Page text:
Daisuke Taniguchi of the University of Tokyo in Japan and his colleagues have accurately measured the temperature of the photosphere of red supergiants for the first time.
Red supergiants are the brightest, shortest-lived, and largest stars in the universe. They usually explode like a supernova at the end of their lives, but astronomers cannot yet predict exactly when this will happen.
This is due to the fact that until recently, scientists could not determine the exact temperature of the photosphere of these stars – the lower layer of their atmosphere, in which most of the star’s radiation is formed.
To measure the temperature of a red supergiant, it is necessary to find clearly visible areas of the star’s photosphere, the emission spectrum of which was not influenced by the upper layers of their atmosphere. In addition, there is no one specific absorption line that would unambiguously indicate the surface temperature of such stars.Daisuke Taniguchi, Fellow, University of Tokyo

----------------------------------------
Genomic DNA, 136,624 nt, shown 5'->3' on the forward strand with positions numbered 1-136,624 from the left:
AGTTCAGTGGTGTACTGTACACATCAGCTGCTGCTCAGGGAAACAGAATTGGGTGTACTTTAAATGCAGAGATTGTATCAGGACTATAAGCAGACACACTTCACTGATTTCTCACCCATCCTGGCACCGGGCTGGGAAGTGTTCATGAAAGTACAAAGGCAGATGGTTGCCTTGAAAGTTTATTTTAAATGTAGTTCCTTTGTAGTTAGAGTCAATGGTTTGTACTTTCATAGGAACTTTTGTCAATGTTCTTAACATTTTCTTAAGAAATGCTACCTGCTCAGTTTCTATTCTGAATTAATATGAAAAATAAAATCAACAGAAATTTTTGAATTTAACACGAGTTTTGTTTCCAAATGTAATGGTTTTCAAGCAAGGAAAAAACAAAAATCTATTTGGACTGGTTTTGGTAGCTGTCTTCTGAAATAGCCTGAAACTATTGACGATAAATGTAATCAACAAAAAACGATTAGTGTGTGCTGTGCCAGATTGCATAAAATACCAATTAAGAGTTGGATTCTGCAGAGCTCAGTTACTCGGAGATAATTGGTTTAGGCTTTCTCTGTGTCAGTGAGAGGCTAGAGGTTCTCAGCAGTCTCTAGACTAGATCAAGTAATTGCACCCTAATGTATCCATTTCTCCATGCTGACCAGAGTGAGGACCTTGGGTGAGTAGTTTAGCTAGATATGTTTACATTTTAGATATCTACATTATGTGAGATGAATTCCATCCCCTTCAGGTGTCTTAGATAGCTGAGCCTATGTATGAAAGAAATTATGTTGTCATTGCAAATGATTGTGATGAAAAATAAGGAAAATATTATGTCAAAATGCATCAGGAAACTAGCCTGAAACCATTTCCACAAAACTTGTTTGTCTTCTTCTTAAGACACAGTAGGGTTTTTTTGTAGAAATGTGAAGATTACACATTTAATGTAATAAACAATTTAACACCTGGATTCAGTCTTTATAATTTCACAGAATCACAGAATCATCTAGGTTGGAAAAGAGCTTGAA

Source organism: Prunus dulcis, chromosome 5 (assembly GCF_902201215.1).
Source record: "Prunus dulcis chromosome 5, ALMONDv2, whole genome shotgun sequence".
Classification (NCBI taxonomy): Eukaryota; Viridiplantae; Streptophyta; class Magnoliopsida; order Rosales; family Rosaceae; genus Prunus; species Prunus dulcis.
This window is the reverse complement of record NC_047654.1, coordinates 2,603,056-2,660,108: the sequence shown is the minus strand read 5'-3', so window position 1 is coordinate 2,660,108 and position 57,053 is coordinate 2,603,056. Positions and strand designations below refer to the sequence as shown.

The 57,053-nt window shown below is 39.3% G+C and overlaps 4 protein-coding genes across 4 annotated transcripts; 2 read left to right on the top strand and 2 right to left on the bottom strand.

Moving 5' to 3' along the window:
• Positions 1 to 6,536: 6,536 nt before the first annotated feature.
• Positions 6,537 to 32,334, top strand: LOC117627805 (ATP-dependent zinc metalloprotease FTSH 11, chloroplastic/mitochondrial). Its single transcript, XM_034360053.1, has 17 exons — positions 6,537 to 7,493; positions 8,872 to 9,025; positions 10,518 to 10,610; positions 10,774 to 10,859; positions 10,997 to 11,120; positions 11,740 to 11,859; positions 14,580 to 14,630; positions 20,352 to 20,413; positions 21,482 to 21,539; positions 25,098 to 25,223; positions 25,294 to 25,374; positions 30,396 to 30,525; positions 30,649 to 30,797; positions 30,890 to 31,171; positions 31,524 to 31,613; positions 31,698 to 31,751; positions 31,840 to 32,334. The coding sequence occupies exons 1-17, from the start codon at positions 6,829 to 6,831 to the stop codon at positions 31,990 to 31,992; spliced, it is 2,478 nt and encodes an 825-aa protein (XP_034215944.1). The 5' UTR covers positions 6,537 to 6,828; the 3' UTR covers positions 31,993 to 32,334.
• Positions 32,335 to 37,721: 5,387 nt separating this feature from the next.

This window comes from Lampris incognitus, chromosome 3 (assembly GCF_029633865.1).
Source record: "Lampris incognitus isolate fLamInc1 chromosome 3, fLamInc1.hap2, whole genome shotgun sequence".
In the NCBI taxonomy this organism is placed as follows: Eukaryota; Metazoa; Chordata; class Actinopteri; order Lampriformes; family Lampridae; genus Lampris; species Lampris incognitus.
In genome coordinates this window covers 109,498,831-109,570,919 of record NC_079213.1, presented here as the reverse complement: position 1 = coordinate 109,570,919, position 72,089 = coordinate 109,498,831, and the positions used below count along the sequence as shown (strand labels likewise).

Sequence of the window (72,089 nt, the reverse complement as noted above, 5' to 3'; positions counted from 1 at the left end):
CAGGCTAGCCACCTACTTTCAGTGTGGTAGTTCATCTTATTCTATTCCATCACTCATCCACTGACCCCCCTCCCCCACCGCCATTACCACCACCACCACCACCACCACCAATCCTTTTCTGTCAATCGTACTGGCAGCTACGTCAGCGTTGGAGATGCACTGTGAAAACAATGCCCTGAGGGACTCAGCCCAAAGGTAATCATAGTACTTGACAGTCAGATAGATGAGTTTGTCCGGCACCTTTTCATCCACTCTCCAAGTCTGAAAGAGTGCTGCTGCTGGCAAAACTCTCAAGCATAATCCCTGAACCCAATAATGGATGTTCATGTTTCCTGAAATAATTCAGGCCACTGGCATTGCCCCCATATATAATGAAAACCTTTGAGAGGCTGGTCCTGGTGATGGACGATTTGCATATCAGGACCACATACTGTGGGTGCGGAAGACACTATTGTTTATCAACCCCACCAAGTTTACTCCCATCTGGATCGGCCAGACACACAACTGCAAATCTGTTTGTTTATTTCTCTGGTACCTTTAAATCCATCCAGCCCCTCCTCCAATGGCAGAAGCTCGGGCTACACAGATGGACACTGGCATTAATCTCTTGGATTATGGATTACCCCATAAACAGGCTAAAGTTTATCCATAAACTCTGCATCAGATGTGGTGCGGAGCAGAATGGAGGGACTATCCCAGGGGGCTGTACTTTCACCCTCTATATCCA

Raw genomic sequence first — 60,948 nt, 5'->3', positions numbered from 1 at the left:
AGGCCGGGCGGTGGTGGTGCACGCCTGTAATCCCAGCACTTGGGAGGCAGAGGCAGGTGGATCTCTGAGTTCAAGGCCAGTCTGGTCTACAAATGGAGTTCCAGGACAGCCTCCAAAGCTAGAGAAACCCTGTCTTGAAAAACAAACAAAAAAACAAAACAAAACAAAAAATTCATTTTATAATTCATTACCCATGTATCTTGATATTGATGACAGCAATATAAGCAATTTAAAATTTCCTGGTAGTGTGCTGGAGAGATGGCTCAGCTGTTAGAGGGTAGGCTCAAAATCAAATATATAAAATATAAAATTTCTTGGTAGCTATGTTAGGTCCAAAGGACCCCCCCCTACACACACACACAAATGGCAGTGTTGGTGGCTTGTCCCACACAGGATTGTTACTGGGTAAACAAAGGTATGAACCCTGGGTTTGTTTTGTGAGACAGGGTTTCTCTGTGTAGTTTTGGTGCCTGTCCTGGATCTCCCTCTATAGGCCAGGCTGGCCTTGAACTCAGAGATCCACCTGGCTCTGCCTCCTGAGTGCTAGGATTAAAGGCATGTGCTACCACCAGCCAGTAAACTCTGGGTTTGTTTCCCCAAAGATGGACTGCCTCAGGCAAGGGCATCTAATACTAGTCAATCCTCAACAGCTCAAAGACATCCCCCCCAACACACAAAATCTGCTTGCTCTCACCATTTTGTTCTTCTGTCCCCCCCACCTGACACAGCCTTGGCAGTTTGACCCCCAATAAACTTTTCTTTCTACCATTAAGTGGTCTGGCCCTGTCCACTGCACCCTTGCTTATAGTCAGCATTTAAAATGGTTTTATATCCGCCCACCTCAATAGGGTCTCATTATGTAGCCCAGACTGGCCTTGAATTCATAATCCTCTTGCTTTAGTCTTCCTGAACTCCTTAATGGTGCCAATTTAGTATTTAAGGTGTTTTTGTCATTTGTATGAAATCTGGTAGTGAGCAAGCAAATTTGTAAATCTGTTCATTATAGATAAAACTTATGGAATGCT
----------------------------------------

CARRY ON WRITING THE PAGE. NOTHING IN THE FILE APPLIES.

Thus, astronomers have determined the temperature of the photosphere of ten nearby red supergiants with an accuracy of 30-70 kelvin. In particular, for Betelgeuse it is 3344.85 degrees Celsius, which is about 1.68 times less than the temperature of the Sun’s photosphere.
These latest changes, astrophysicists are sure, will help to understand what processes occur in the bowels of such luminaries, as well as make the first full-fledged predictions on how close Betelgeuse is to becoming a supernova.